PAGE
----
Hurst points out that the reality is rather giant organic enterprises dependent on lots of hired labor doing backbreaking work “in order to save the sensitive conscience” of the organic locavore.

At the debate’s other pole stands Michael Pollan, journalism professor at the University of California in Berkeley and author of The Omnivore’s Dilemma and In Defense of Food: An Eater’s Manifesto. Pollan also contributes to The New York Times Magazine and is often featured as an opinion writer in The New York Times.

Pollan has become the leading spokesperson for the local food movement. In his most recent book he dispensed this often-quoted advice about healthy eating: “Eat Food. Not Too Much. Mostly Plants.”

When Pollan spoke last month at the University of Wisconsin, hundreds of Wisconsin farmers attended the event wearing green shirts that read “Eat Food. Be Healthy. Thank Farmers.”

Pollan acknowledged that not everyone in that audience was sympathetic to his work but said he appreciated them partaking in a crucial national conversation, adding that those who disagree with his ideas would likely be surprised by the amount of common ground they share. “America’s farmers hold the key to solving the national health care crisis, as well as the climate and energy crises,” he said.

At the event, farmer Randy Roecker said: “We’re never going to be able to feed all the mouths in this country and in the world without having technology.”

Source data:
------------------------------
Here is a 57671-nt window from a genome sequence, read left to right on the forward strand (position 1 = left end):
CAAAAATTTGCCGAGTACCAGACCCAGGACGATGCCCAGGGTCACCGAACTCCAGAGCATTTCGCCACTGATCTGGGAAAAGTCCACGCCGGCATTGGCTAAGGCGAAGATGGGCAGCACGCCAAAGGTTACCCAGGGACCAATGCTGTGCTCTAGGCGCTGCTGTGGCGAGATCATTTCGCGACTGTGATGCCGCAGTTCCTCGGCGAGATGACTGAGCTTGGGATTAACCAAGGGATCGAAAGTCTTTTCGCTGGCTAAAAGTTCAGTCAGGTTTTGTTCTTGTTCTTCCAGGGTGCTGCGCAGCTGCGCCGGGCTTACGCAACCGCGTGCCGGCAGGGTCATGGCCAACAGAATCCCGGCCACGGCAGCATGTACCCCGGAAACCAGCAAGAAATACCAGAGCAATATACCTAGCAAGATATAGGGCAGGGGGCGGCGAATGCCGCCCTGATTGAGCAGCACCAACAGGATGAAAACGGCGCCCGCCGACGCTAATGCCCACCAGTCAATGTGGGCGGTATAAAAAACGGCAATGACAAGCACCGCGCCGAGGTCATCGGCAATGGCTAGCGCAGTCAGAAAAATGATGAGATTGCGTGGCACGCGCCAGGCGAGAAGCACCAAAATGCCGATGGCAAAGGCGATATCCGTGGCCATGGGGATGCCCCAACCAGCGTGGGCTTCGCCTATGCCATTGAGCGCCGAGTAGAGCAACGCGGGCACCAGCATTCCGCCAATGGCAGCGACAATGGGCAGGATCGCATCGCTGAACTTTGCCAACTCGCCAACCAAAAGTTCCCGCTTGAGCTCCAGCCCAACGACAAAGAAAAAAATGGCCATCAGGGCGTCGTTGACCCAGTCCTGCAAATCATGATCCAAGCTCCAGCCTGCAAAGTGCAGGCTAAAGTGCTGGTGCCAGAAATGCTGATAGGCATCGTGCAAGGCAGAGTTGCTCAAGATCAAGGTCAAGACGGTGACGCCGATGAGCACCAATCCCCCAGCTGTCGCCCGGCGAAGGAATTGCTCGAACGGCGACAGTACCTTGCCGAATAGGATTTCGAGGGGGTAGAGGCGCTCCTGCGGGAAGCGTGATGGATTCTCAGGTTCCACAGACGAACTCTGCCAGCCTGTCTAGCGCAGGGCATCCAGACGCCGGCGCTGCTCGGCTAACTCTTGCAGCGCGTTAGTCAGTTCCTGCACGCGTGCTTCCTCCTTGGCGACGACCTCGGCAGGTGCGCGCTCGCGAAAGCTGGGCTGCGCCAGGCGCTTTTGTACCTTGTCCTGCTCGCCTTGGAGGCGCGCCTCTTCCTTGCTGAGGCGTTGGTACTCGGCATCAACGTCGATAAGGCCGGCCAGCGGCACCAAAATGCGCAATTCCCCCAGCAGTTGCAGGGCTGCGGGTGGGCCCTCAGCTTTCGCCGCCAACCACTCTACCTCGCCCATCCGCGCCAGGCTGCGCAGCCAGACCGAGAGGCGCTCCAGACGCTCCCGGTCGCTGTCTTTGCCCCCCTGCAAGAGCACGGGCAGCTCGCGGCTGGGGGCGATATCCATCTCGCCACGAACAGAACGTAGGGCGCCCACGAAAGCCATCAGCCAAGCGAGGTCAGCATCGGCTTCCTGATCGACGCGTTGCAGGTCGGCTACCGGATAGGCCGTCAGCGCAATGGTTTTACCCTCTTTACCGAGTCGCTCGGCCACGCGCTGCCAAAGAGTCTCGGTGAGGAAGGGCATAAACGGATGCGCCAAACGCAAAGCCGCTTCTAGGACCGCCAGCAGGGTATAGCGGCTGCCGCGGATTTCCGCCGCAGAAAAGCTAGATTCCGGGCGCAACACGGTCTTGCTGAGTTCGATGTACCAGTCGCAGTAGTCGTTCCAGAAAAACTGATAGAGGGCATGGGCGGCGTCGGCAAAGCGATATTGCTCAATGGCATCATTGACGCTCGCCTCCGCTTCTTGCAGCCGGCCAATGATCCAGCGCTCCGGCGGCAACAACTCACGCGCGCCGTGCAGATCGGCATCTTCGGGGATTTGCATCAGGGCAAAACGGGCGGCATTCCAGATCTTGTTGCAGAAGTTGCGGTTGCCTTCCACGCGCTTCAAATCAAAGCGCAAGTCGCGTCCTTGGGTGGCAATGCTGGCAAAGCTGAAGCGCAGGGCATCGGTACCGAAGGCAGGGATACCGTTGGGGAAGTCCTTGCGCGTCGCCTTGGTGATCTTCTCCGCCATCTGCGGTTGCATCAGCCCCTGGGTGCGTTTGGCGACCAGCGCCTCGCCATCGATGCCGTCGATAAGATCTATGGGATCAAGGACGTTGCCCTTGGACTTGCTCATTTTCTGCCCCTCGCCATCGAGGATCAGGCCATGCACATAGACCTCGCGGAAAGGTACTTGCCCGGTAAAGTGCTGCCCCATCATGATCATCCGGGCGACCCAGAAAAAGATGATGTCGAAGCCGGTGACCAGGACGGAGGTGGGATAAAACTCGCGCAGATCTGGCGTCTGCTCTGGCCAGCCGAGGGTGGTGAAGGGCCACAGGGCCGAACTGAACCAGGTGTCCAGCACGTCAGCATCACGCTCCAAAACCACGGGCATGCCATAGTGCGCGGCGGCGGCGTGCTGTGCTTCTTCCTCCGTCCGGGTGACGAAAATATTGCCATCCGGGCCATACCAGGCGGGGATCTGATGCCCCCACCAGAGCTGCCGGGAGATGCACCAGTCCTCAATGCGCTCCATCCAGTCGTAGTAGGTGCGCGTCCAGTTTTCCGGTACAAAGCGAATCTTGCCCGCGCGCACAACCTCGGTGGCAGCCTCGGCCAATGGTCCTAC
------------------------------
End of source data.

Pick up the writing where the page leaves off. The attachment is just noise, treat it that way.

That technology includes controversial techniques and entities, such as genetically modified seeds and crops, growth hormones for cattle, fertilizing with fossil fuel-based chemicals and intensive cultivation.

“Feeding the world is not simply a matter of technology. I know that merely increasing yield does not necessarily solve the problems,” Pollan countered. “There need to be ways to utilize technology in ways that eliminate the reliance on excessive amounts of fertilizer, growth hormones and feed additives.”

Beyond the technology dispute, according to Pollan, is the concept of “nutritionalism,” the controlling ideology that shapes the way Americans think about and approach food. “It’s a marketing tool for large corporations to sell highly processed food under the guise of being healthy.” These processed foods vie for a spot in our grocery baskets, claiming to lower cholesterol, weight, glucose levels and much more.

“This and other practices have effectively created a market where 90 percent of the money spent on food by Americans goes to marketers and processors, while farmers are left with mere fractions of actual food revenue.”

Food in a country that is driven by a $32 billion marketing machine is a loaded term and a holy grail. Big agribusiness lobbyists have made it such that the most unhealthy foods get the biggest government subsidies (see sidebar), according to Pollan.

“The food system, not the farmers, needs to change its incentives, as well as move the focus from quantity to quality,” Pollan said.

Holy Cross Br. David Andrews, senior representative for Washington-based Food and Water Watch, told NCR: “On one side they argue that the key to feeding the world is increasing production through fertilizer use and biotechnology. International studies such as the U.N. International Agricultural Assessment Report, a Michigan State study, one by the U.N. Environmental Program, and one by the Rodale Institute, all show that sustainable approaches are capable of feeding the world, approaches that respect biodiversity and would support millions of small farmers, most of whom are women. The old industrial approaches are supported by big business and multinationals. They continue to influence, with power over public policy.”